These findings add to concerns about agreements allowing foreign fishing fleets to fish in low and middle-income nations – highlighting that such agreements reduce nations’ ability to direct their own food production toward citizens experiencing nutritional insecurity.
Dr Kirsty Nash, lead author of the study, said: “The findings suggest that when nutritional differences among fish species and nations’ nutritional needs are considered, distributions of fish supplies through foreign fishing, and amplified by international trade, may be undermining nutritional food security and international equity.
“Marine fisheries hold unrealised potential to help address global nutrient deficiencies but we need to harmonise fisheries, health and trade policies to ensure nutrients reach people vulnerable to undernutrition. And decision-makers must consider nutrients derived from fisheries as a key resource that needs protection.”
Professor Christina Hicks of Lancaster University said: “Nutrient insecurity is a pressing global concern and fisheries have the potential to reduce the health burden of malnourishment. However, our analysis shows that foreign fishing fleets and international trade contribute substantially to broad-scale redistribution of fish from the waters of the countries where they are caught and, in many cases, away from where the people who most need these vital micronutrients.
“This research highlights that there is a need for greater transparency around distribution of fish, and around the practice of foreign fishing fleets. And if fisheries are to achieve their potential to reduce global malnutrition, and the terrible health consequences associated with it, then nutrition security needs to be considered more centrally when countries develop international trade agreements.”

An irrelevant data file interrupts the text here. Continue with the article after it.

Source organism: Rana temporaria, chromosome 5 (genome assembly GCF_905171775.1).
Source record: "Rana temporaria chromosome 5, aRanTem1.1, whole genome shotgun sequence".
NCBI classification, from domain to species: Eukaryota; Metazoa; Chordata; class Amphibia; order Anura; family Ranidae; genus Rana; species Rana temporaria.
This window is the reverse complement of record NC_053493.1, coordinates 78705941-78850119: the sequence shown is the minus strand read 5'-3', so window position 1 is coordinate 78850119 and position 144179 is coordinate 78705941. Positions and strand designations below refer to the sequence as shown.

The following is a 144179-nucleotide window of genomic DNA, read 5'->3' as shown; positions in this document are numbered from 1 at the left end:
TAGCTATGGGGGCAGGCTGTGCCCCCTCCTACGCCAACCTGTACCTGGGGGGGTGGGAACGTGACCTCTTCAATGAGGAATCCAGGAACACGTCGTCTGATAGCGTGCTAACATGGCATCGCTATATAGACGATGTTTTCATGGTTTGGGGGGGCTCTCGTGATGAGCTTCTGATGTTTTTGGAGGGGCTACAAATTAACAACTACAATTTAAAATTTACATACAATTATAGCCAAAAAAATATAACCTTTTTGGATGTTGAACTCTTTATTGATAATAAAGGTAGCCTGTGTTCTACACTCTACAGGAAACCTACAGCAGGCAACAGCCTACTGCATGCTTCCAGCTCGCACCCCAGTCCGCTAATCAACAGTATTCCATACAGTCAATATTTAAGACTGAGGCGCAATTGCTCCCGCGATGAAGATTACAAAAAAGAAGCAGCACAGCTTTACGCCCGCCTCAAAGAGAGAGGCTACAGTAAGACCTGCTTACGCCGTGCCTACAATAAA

In addition, the researchers developed a novel ‘nutritional vulnerability framework’ which shows that the few small island developing states and African nations that are benefitting from trade and foreign fishing currently are also among the most vulnerable to future changes in nutrient supplies, through changes in trade and foreign fishing practices.
The researchers also modelled the effects of climate change, which is predicted to lead to overall declines in fisheries production. This evaluation exacerbates the nutrient vulnerability of many nations, with the greatest impacts on tropical countries and small island states such as Papua New Guinea and Guyana.
The study’s findings are outlined in the paper ‘Trade and foreign fishing mediate global marine nutrient supply’, which has been published by the Proceedings of the National Academy of Sciences (PNAS).
The paper’s authors are Kirsty Nash, University of Tasmania; Aaron MacNeil, Dalhousie University; Julia Blanchard, University of Tasmania; Philippa Cohen, University of Tasmania, Worldfish and James Cook University; Anna Farmery, University of Tasmania and University of Wollongong; Nick Graham, Lancaster University; Andrew Thorne-Lyman, Johns Hopkins Bloomberg School of Public Health; Reg Watson, University of Tasmania; Christina Hicks, Lancaster University.
DOI: 10.1073/pnas.2120817119Back to News